Tyler Boyd is not hesitant to make it public that he’d like a new contract, but there’s a certain way he wants to approach the whole process.
Boyd, after an injury-plagued 2017 campaign, broke out with 76 catches for 1,028 yards and seven scores in 2018, his third season with the Cincinnati Bengals. Boyd is now entering the fourth and final year of his rookie contract and is set to collect a $980,769 base salary for 2019 — far below the income of players with similar statistical outputs.
It’s common for players in search of a new contract to sit out this part of their team’s offseason program. It is voluntary, after all. But Boyd has been present for every part of the Bengals’ OTAs.
In an interview with The Athletic, Boyd explained his thought process as he tries to reach an agreement with the Bengals on an extension:
“I’m just trying to do what’s right,” Boyd said. “I’m going to be a team player and go out there and work my tail off. I’m not going to try to skip out on reps or miss a day. That’s the best approach to it. Typically, a guy trying to come out to a season saying, ‘you have to pay me,’ it shows where the care is going. He is a ‘me’ guy. Or, you are still working and going to be a team guy. I am not trying to strategize and make it seem like I’m just trying to do what’s right (to get a deal done), that’s just the way I am.”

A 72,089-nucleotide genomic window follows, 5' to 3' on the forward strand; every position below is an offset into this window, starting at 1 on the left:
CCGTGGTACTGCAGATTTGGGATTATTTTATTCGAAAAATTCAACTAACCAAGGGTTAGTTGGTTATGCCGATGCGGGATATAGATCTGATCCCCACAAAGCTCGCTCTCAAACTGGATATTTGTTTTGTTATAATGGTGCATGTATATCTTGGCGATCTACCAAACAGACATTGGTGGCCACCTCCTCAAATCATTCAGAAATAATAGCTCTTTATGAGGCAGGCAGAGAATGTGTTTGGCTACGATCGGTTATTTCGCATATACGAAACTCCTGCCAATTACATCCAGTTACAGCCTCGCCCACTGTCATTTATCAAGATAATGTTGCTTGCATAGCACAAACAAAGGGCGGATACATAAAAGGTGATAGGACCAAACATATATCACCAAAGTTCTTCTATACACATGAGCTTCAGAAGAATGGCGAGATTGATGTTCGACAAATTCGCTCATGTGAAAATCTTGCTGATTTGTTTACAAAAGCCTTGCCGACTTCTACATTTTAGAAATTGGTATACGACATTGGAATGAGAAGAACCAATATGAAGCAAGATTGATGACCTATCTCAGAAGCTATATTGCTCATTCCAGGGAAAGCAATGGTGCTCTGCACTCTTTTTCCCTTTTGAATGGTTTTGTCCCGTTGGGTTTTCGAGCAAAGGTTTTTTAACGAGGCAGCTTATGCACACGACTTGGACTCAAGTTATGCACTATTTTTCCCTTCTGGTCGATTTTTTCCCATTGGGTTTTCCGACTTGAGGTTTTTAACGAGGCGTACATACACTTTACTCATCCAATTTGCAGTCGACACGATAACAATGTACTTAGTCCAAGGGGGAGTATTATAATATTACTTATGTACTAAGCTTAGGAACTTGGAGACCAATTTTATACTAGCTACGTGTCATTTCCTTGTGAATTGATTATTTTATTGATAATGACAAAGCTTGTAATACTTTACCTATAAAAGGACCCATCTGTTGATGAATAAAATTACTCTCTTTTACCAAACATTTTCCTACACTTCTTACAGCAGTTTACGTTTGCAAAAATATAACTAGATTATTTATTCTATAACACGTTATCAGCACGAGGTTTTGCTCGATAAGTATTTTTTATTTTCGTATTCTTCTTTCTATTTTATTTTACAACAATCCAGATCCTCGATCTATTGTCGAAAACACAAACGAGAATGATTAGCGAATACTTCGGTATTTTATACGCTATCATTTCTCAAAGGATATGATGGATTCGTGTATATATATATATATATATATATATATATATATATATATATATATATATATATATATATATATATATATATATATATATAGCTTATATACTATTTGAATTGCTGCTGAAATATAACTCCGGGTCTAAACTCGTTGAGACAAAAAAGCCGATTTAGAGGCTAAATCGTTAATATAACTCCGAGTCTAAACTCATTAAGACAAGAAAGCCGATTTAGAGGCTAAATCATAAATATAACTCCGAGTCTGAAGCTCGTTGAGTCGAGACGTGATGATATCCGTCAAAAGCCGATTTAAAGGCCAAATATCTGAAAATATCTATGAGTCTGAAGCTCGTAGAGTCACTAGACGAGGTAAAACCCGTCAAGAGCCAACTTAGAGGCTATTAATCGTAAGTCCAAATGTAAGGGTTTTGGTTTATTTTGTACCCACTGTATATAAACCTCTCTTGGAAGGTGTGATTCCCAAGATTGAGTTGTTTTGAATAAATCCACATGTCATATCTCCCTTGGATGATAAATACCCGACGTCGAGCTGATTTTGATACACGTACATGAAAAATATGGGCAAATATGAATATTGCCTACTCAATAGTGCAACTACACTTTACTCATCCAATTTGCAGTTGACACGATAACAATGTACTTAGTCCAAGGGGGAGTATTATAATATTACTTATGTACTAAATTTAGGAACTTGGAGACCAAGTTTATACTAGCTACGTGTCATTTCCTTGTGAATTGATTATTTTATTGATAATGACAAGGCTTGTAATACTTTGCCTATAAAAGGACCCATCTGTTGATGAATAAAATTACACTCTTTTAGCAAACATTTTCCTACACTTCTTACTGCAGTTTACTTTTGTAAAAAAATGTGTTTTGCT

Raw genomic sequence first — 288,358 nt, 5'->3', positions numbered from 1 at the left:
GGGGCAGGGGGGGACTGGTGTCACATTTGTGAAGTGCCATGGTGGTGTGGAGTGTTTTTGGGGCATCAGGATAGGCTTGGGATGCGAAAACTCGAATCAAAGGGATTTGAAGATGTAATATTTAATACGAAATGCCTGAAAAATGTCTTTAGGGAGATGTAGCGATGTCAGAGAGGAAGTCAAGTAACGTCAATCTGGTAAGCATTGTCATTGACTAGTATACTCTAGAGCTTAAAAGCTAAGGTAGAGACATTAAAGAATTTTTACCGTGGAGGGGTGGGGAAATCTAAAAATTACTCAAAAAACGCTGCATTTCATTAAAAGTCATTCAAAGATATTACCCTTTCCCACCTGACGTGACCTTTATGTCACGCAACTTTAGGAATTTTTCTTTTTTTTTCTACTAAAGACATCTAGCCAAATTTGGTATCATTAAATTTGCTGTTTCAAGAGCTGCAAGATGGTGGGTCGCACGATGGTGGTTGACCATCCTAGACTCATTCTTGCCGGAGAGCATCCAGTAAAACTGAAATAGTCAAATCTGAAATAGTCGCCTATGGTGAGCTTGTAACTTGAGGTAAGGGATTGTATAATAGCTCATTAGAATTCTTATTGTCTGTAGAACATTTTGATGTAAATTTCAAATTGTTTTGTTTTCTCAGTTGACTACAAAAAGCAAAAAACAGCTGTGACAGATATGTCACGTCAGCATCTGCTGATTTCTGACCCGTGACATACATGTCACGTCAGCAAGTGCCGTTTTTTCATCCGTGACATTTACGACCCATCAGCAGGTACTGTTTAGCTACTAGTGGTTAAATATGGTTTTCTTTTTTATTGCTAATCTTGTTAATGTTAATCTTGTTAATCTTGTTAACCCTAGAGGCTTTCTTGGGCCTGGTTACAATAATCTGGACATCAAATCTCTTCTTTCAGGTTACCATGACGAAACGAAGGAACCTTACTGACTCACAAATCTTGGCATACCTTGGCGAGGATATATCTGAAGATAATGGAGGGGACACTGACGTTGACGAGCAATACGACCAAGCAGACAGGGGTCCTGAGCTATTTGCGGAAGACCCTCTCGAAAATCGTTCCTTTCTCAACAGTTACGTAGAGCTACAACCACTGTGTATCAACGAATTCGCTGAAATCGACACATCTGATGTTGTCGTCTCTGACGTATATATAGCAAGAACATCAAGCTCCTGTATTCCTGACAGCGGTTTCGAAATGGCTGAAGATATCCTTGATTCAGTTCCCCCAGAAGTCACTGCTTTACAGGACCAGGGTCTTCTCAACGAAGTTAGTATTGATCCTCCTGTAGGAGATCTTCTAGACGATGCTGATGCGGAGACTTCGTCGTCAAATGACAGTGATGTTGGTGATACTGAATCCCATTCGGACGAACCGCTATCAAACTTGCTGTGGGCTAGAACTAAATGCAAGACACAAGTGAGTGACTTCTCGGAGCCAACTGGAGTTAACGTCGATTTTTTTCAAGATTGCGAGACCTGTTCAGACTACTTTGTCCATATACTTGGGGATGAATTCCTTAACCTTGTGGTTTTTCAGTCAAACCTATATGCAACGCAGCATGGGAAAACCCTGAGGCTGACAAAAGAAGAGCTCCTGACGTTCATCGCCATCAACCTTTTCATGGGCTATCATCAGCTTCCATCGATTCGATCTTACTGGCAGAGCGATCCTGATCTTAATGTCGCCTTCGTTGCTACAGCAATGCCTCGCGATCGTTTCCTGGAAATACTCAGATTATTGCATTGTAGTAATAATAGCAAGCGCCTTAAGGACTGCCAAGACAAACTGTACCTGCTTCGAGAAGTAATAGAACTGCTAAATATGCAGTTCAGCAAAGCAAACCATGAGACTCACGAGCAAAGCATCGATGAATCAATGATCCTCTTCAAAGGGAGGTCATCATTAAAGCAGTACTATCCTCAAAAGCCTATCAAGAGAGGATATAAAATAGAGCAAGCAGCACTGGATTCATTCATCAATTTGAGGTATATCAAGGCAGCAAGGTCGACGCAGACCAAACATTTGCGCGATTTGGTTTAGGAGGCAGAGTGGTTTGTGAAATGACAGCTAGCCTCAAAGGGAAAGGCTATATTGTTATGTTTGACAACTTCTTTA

Boyd wants to stay with Bengals, but it won’t come cheap
Boyd caught 54 passes for 603 yards and a score as a rookie before a disappointing sophomore output. That season, he caught just 22 passes in 10 games and seemed to be falling down the Bengals’ depth chart. But he rebounded in a big way in 2018, emerging as one of the offense’s top playmakers, especially when A.J. Green was sidelined with a toe injury.
Boyd’s work in 2018 put him in the position for a significant bump in pay and he made it clear that he wants to stay with the Bengals, the team that selected him second round out of the University of Pittsburgh in 2016.
Boyd is also aware of the wide receiver market.
“I kind of feel like I’m in that area. Hopefully, they come like that or a little bit more or around that way. I feel like my ability is worth that much. I feel like my value is that much,” Boyd told The Athletic. “But I’m not going to go out there asking something crazy because I had one great year. I want to continue to show them that I can do that every single year, that I’m a 1,000-yard receiver every year.”
The Bengals have traditionally taken care of contract negotiations in the lead-up to training camp and the regular season. Boyd knows this and is also aware that Green, a seven-time Pro Bowler, is also entering the final year of his deal.
That’s a duo the Bengals undoubtedly want to lock up long term.
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